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Creepshow: Halloween Party Music

Music to keep your soiree from sucking like Dracula

It's that time again, guys: Halloween. Suburban yards across the Houston area are full of huge inflatable pumpkins, which were so much fun to shoot with pellet guns back in the day. Haunted houses opened up a few weeks ago and have been continuously inundated with stoned teens and kitsch junkies.

If you go by Wal-Mart's calendar, Halloween season started back in April, when they started stocking candy corn and plastic skulls next to chocolate eggs. And on top of all this consumerism, the inevitable train of parties you will be hitting up in the next few days will be grueling.

If you're unlucky enough to be hosting one of these throwdowns, you know the proper tunes are crucial. If the room gets quiet, and the Wolfman has to make small talk with a skanky zombie cheerleader, all hell will be unleashed. Then the guys who thought dressing up in orange and baby blue tuxedoes from Dumb and Dumber was a cool costume idea will start stealing beer and head to a better party down the street.

Oingo Boingo: Just because they had a Dead Man's Party doesn't mean you have to.
Oingo Boingo: Just because they had a Dead Man's Party doesn't mean you have to.

These songs ought to keep your party "ghoul" (for that pun, if you see me in public, you may legally punch me in the groin).

Michael Jackson, "Thriller" — A necessary Halloween evil, just like teenagers that still trick-or-treat and the crazy old lady down the street putting razor blades in your Snickers. "Thriller" has to happen. Get it out of the way early, and everything else is cream cheese. If someone wants to hear it again, show them the cobweb-­festooned door.

Oingo Boingo, "Dead Man's Party" — Oingo Boingo, better known as Danny Elfman's old band, was pretty freaking cool. Their videos looked like Tim Burton directed them on ecstasy. For bonus hipster points, put in a copy of Forbidden Zone to play on the television while everybody gets down. You'll get a few blank stares, but anything with Hervé Villechaize is worth it.

Hot Blood, "Soul Dracula" — This comes from that unsung genre of '70s music: Italian horror disco. It's got everything: discomfited Vincent Price ripoff voice-over, stereotypical female-sung disco chorus with blatantly sexual overtones and everyone chanting the name of the group for almost half the song. After the fifth listen, it became my ringtone.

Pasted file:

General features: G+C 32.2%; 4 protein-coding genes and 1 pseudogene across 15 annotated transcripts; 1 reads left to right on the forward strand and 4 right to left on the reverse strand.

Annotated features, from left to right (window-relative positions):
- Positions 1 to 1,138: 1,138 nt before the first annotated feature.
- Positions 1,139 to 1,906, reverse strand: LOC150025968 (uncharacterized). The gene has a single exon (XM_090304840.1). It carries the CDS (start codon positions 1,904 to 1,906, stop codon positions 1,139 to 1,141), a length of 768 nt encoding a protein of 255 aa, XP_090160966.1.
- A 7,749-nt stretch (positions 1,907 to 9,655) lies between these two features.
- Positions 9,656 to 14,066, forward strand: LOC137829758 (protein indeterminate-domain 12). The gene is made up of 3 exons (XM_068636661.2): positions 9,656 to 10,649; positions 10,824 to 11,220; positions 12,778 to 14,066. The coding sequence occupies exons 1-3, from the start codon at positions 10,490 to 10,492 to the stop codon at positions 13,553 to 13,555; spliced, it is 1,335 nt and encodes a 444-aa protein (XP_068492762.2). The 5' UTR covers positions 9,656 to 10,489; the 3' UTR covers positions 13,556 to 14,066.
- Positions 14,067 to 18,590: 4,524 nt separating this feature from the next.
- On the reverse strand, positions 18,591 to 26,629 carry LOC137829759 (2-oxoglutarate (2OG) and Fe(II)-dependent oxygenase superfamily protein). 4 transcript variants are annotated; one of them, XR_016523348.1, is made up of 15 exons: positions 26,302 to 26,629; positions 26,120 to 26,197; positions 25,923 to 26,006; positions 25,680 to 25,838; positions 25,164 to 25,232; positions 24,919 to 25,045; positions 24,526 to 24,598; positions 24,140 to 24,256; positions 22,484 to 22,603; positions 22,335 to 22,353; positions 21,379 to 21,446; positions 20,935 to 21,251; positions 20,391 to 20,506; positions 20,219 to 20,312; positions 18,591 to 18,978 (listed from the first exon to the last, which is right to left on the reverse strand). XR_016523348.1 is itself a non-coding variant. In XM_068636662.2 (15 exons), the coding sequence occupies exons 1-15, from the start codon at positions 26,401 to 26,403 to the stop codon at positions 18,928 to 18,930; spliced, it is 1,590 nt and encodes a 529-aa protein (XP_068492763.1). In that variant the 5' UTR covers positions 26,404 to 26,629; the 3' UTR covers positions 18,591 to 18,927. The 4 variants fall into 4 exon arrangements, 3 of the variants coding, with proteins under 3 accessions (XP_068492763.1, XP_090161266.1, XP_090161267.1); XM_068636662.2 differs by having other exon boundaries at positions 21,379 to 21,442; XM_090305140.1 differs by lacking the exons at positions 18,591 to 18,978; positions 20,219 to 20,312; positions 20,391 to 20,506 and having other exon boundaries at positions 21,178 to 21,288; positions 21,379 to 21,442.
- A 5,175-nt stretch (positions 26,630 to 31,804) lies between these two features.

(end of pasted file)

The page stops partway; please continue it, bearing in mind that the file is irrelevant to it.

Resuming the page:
Failure, "The Nurse Who Loved Me" — Dedicate this one to all six girls who show up at your party as slutty nurses. The awkward looks they give each other will only be surpassed by the sight of one of them leaving in tears, throwing off her little white hat: "Come back, sweetheart, the Jell-O shots are ready. Yes, I'll get you one of the blue ones."

Screamin' Jay Hawkins, "I Put a Spell on You" — It doesn't have to be October for this song from the Goth Little Richard to be creepy. Did you know Screamin' Jay had about 55 known children from dozens of different women? Each vocal sputter still makes you jump under the right circumstances. Read: pass out in a clown costume in a neighbor's bathtub. It also doesn't have to be October for that to be frightening. Marilyn Manson's version is good too.

Slayer, "Angel of Death" — Play this one too loud and the cops come. Not the slutty sorority cops, but the real kind, who would love nothing more than to taser your drunk ass. Expect broken windows and a broadsword through your air conditioner. It can happen. Hey, don't look at me. It was totally Dave.

The Misfits, "Halloween" — Remember when the Misfits weren't two low-rent original band members and some punk also-rans? Remember when Glenn Danzig couldn't bench-press a car? Crank it up.

 
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